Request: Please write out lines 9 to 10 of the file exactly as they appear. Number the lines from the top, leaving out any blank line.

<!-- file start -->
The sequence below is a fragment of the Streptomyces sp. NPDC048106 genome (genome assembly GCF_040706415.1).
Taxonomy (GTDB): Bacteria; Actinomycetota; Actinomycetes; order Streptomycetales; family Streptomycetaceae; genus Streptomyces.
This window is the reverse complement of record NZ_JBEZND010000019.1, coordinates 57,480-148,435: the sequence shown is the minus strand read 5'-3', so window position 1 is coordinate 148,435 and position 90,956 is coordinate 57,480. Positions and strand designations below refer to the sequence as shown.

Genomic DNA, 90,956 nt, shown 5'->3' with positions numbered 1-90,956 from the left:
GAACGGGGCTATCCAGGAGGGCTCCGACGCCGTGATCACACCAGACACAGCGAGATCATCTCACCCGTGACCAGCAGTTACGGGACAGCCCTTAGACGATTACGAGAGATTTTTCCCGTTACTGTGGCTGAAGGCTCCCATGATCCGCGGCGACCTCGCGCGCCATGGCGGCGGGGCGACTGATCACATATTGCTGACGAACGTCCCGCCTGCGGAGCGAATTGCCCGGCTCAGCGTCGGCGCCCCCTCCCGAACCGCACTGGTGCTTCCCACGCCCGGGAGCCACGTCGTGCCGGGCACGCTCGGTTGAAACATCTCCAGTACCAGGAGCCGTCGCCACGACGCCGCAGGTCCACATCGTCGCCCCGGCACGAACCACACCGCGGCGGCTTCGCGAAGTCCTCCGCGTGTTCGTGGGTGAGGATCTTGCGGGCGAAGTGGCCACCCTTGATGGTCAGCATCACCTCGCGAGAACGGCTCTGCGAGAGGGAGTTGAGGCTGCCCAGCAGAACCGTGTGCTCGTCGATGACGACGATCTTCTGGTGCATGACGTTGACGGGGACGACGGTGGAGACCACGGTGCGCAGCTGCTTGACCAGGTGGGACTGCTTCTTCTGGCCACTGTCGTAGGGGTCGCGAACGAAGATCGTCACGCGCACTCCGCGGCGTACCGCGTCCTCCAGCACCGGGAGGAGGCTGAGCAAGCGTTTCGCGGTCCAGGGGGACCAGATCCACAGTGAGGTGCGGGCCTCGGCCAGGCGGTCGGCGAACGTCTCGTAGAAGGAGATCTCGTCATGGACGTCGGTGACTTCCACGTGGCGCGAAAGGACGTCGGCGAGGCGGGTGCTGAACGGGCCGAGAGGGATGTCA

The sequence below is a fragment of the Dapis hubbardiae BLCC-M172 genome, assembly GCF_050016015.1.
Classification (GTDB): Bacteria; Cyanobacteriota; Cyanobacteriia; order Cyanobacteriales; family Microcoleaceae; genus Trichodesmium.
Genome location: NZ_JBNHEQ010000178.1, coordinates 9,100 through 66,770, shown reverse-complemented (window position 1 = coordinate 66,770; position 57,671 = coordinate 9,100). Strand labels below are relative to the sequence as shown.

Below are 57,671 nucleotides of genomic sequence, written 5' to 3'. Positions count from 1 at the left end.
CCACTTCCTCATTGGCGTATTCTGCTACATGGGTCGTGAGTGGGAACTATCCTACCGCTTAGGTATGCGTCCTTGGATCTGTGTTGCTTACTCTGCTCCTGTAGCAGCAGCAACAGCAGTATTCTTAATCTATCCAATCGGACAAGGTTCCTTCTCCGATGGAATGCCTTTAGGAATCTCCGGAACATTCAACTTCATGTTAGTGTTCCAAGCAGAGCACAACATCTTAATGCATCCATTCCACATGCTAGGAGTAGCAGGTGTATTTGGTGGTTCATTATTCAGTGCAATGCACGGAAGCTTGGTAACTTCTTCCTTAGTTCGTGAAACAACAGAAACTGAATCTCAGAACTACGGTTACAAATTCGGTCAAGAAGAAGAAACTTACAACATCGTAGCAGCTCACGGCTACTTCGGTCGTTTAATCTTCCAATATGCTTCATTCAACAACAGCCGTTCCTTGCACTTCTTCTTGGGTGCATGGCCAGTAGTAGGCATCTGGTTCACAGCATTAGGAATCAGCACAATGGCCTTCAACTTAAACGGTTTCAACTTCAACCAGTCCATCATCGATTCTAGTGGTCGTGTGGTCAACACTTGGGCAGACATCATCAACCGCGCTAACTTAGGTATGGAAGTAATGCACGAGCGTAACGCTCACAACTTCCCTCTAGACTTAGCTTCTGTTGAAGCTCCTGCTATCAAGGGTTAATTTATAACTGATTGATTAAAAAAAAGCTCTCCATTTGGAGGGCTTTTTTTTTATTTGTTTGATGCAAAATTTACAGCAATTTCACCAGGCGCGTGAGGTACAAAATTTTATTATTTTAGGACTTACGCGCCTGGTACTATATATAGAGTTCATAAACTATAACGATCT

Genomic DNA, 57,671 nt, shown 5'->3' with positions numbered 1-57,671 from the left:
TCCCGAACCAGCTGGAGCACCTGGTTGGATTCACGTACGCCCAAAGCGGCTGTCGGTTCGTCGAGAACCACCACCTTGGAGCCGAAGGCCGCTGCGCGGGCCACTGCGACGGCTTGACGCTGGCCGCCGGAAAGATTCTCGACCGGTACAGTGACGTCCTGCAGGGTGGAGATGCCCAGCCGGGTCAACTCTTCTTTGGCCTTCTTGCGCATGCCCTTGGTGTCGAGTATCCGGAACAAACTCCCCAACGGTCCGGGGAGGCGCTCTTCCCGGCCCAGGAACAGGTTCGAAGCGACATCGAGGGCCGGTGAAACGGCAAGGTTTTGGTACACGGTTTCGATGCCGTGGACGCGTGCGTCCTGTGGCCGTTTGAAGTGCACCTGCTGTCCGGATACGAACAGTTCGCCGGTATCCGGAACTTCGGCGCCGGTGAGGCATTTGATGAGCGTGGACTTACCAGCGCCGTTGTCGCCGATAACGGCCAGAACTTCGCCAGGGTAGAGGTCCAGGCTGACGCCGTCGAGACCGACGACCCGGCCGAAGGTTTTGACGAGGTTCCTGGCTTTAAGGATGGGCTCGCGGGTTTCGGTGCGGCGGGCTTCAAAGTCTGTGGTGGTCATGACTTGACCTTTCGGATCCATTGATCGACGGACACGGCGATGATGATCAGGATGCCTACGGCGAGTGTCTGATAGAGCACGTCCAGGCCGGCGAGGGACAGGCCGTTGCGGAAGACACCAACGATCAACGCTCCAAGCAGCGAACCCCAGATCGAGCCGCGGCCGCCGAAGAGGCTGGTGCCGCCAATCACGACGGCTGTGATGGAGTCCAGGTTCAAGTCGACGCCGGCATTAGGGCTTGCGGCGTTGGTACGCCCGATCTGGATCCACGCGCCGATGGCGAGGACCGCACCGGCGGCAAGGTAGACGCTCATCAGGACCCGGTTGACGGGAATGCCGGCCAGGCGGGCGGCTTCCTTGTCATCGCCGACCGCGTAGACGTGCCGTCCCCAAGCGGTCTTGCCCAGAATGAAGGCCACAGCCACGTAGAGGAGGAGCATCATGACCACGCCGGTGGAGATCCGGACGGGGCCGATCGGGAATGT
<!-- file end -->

Below are 57,671 nucleotides of genomic sequence, written 5' to 3'. Positions count from 1 at the left end.
CCACTTCCTCATTGGCGTATTCTGCTACATGGGTCGTGAGTGGGAACTATCCTACCGCTTAGGTATGCGTCCTTGGATCTGTGTTGCTTACTCTGCTCCTGTAGCAGCAGCAACAGCAGTATTCTTAATCTATCCAATCGGACAAGGTTCCTTCTCCGATGGAATGCCTTTAGGAATCTCCGGAACATTCAACTTCATGTTAGTGTTCCAAGCAGAGCACAACATCTTAATGCATCCATTCCACATGCTAGGAGTAGCAGGTGTATTTGGTGGTTCATTATTCAGTGCAATGCACGGAAGCTTGGTAACTTCTTCCTTAGTTCGTGAAACAACAGAAACTGAATCTCAGAACTACGGTTACAAATTCGGTCAAGAAGAAGAAACTTACAACATCGTAGCAGCTCACGGCTACTTCGGTCGTTTAATCTTCCAATATGCTTCATTCAACAACAGCCGTTCCTTGCACTTCTTCTTGGGTGCATGGCCAGTAGTAGGCATCTGGTTCACAGCATTAGGAATCAGCACAATGGCCTTCAACTTAAACGGTTTCAACTTCAACCAGTCCATCATCGATTCTAGTGGTCGTGTGGTCAACACTTGGGCAGACATCATCAACCGCGCTAACTTAGGTATGGAAGTAATGCACGAGCGTAACGCTCACAACTTCCCTCTAGACTTAGCTTCTGTTGAAGCTCCTGCTATCAAGGGTTAATTTATAACTGATTGATTAAAAAAAAGCTCTCCATTTGGAGGGCTTTTTTTTTATTTGTTTGATGCAAAATTTACAGCAATTTCACCAGGCGCGTGAGGTACAAAATTTTATTATTTTAGGACTTACGCGCCTGGTACTATATATAGAGTTCATAAACTATAACGATCT